Recommendations for winter survival
Recommendations for a survival kit
A few methods for survival fishing.
Tips and checklists for surviving a wildfire and protecting your home.
Making Emergency Ration Packs: A Scout Survival Manual
Antodite for many types of common household poisoning.
Multiservice Procedures for Survival Evasion and Recovery Field Manual
With a final jarring impact, the plane comes to an abrupt stop. For a split second all is eerily quiet. You remember to breathe. Your head clears. Wiping your hand across your eyes clears your vision, but the blood on your hands brings everything into focus and you recall what’s happened. Got to get out and get out NOW!
Looking up, you notice that the light is growing dimmer and realize you better hurry back to camp before anyone starts to worry. Brushing yourself off and nodding goodbye to the playful squirrels who scatter with your movement, you start off. Suddenly you stop and realize you don’t recognize where you are. Your heart begins to pound as you realize you might be lost. Sweat beads up on your forehead as you try to remember which way to go. Shadows darken as daylight ebbs away. How could you have gotten lost? What are you going to do? Somehow you’ve got to get back to camp!
Fill-in-the-blanks form for creating a household emergency plan.
Guidelines for storing and treating your emergency water supply.
Power supply interruptions can last from a few hours to several days and are often caused by freezing rain, sleet storms and/or high winds which damage power lines and equipment. An extended power failure during winter months and subsequent loss of heating can result in cold, damp homes, severe living conditions and damage to walls, floors and plumbing.
Your home has been seriously damaged as a result of a natural disaster, the place is a mess, collapsed walls, water and mud three feet deep. Will you and your family be prepared to cope? You could be on your own for up to three days, maybe more.
Hurricane Andrew struck South Florida on Monday August 24, 1992, just before 5:00 a.m. With winds exceeding 140 miles per hour and gusts of more than 175 miles per hour, devastating damage was inevitable. In the aftermath of the storm many residents found themselves not only homeless, but unemployed. About 90 percent of the businesses located in South Dade were significantly damaged or destroyed. Many of these businesses were small businesses that typically do not carry enough insurance to cover property damage and business interruption. Due to this and many other factors, small businesses have a difficult time recovering from natural disasters such as hurricanes.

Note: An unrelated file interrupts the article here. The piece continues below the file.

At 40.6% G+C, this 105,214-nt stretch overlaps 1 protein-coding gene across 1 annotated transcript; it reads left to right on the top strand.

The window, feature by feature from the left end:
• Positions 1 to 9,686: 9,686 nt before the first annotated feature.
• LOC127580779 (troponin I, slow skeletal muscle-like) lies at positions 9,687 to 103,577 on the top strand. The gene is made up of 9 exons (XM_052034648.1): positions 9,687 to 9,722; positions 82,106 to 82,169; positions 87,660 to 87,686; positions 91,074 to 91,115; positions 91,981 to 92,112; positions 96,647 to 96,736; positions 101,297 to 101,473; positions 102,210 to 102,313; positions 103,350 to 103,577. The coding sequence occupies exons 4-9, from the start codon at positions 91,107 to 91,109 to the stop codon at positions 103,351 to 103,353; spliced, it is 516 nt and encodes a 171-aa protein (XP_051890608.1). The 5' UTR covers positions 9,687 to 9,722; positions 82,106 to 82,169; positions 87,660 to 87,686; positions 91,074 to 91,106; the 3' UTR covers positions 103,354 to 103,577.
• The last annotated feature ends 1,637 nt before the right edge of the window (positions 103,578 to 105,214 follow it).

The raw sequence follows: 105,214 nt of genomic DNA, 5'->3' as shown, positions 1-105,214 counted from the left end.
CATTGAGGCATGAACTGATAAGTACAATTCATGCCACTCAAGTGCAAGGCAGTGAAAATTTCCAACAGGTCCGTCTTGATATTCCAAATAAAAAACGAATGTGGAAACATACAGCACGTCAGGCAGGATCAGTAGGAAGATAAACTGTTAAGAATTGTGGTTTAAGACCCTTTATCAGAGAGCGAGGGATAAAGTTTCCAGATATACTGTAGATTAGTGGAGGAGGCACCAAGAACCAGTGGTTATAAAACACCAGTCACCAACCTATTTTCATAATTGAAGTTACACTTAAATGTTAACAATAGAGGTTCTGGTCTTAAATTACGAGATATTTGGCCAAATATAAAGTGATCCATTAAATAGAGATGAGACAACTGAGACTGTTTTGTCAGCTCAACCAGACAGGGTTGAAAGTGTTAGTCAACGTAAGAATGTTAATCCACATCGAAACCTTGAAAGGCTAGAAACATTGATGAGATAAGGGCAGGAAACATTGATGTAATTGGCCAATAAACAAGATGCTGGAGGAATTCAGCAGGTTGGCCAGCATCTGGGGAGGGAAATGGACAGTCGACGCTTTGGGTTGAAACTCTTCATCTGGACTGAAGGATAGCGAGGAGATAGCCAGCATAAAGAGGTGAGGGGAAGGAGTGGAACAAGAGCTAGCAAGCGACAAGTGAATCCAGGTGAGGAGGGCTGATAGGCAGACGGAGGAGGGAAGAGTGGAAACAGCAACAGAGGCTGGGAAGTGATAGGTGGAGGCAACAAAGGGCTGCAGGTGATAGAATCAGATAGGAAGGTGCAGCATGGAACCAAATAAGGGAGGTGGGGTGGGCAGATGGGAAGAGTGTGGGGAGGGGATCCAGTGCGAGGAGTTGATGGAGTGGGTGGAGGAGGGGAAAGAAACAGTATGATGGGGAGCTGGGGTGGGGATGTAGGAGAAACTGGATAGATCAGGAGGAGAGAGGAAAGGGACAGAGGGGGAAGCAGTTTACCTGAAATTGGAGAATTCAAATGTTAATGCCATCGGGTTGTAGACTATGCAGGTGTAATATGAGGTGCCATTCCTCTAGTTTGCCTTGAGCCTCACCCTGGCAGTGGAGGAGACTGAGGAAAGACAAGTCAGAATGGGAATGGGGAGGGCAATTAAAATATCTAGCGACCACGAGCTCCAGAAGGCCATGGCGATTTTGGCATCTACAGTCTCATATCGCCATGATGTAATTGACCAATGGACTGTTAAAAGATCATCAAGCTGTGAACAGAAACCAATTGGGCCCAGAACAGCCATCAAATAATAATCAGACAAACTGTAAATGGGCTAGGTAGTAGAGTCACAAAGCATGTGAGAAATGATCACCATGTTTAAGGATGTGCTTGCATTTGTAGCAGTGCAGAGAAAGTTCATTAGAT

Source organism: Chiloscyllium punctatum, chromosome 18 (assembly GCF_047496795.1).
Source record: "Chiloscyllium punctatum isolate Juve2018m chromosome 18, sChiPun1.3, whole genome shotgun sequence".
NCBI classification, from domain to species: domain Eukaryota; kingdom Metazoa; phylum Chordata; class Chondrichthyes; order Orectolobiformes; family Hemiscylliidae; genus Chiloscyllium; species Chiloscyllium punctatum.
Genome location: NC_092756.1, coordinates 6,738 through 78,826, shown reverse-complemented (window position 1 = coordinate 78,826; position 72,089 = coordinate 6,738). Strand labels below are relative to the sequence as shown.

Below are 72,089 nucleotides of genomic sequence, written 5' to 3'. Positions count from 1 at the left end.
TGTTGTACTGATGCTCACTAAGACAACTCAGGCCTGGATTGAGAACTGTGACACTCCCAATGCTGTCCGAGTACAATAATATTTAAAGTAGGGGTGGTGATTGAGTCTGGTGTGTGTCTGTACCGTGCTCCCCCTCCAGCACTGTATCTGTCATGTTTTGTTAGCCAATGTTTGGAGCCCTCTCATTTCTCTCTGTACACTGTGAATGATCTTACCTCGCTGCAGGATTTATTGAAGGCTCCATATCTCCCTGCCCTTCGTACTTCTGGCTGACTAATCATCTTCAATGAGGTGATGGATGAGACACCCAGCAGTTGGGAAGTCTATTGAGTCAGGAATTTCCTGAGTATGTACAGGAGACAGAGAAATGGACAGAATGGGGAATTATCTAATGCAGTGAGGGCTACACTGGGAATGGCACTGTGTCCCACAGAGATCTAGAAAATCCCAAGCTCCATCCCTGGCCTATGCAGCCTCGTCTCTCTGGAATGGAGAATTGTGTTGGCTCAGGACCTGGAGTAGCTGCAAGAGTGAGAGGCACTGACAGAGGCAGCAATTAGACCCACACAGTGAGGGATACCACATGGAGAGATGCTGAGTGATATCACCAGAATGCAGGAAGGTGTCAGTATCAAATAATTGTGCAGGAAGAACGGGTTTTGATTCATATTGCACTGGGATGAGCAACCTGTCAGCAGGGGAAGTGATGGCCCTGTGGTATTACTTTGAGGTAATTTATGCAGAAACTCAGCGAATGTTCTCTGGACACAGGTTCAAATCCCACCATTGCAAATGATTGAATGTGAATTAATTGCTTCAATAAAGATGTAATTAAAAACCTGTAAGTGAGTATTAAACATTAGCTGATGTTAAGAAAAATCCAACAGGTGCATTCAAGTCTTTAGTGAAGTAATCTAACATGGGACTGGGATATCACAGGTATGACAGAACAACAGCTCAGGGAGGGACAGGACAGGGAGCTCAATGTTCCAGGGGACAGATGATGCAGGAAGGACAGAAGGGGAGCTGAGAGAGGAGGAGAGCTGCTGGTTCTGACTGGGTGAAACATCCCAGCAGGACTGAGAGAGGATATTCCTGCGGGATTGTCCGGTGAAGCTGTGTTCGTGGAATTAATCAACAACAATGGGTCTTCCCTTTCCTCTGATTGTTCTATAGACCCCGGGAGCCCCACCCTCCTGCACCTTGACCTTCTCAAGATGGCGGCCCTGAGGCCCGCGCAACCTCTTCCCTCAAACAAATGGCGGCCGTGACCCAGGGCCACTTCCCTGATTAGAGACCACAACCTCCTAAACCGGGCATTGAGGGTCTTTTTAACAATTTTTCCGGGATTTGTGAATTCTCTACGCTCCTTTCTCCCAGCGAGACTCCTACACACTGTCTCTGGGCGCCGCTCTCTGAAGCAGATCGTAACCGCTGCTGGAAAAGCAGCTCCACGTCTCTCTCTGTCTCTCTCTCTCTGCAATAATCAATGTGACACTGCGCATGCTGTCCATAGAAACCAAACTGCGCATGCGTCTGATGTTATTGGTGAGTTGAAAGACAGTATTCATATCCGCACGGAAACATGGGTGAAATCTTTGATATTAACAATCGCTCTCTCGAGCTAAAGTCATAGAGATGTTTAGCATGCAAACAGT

The desert is beautiful and deadly. Danger is always present, especially once you leave well-traveled roads. Not only strangers but also Sunday sightseers have found this to be true. The way to stay out of trouble is to think in terms of trouble.
Humboldt State University Emergency Management Program: Survival Actions for Emergencies Program
The winter wonderland that makes Montana so beautiful can also e life threatening. Winter blizzards, heavy snows, ice storms freezing rain and high winds can be a serious hazard to our citizens, whether at work or play. One of the best defenses if to keep informed.
Disasters or emergencies can occur in many forms, anywhere and at anytime. Floods, tornadoes and chemical spills can strike any community, including ours. If you’re unprepared for a disaster, it can shatter your life. If you are prepared, you can be a survivor – not a victim. Victims believe that major disasters occur in someone else’s neighbourhood. Victims don’t plan for emergencies. So when disaster strikes, victims are overwhelmed by stress, trauma and injury. Survivors expect the unexpected and plan for it. They know what to do in a crisis. When disaster strikes, survivors are in better control and get back on their feet quickly. Many communities are not equipped to handle all the demands of a disaster. Help your community by preparing yourself. Be prepared: Make sure everyone in your family knows what to do before, during and after an emergency. Set up a family meeting this week to discuss how you can best prepare for an emergency. Don’t be partners with panic. Have a plan.
Disaster can strike at any time. Planning will reduce the harsh impact of hazards. Following a disaster, emergency response officials will be on the scene, but they cannot reach everyone immediately. Therefore, it is important you create a disaster preparedness plan. This plan will be a powerful tool during an emergency – it will provide you with greater control, and thus reduce the stress of the situation, while saving lives and reducing the cost related to disasters.
This booklet lists basic precautions that can help protect you on trips into the wilderness.
Study Yesterday; Prepare Today; Live Tomorrow
Practical ideas for self-reliant living
Soap is a basic necessity for a good life. When the lights go out on Western Civilization, where will you get soap?